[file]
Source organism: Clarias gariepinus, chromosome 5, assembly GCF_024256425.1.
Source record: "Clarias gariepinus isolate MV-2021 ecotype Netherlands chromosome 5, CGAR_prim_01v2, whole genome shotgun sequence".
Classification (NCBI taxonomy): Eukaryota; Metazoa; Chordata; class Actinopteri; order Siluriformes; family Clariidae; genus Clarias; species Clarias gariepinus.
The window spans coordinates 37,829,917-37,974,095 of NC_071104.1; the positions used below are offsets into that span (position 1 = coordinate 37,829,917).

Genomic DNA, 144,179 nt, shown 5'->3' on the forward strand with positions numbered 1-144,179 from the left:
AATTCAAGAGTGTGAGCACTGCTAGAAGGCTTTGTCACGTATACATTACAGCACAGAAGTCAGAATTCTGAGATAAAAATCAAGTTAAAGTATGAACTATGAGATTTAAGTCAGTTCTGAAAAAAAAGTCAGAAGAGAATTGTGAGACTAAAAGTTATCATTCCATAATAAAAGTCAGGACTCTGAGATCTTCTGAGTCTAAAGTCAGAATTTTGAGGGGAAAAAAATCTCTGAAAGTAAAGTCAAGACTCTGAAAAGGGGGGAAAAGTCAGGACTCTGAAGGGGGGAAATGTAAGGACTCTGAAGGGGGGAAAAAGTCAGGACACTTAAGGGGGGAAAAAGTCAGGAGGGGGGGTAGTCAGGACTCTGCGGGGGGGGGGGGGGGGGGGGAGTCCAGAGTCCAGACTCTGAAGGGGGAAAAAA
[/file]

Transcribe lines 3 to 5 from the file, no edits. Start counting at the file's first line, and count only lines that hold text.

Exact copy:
Classification (NCBI taxonomy): Eukaryota; Metazoa; Chordata; class Actinopteri; order Siluriformes; family Clariidae; genus Clarias; species Clarias gariepinus.
The window spans coordinates 37,829,917-37,974,095 of NC_071104.1; the positions used below are offsets into that span (position 1 = coordinate 37,829,917).

Genomic DNA, 144,179 nt, shown 5'->3' on the forward strand with positions numbered 1-144,179 from the left: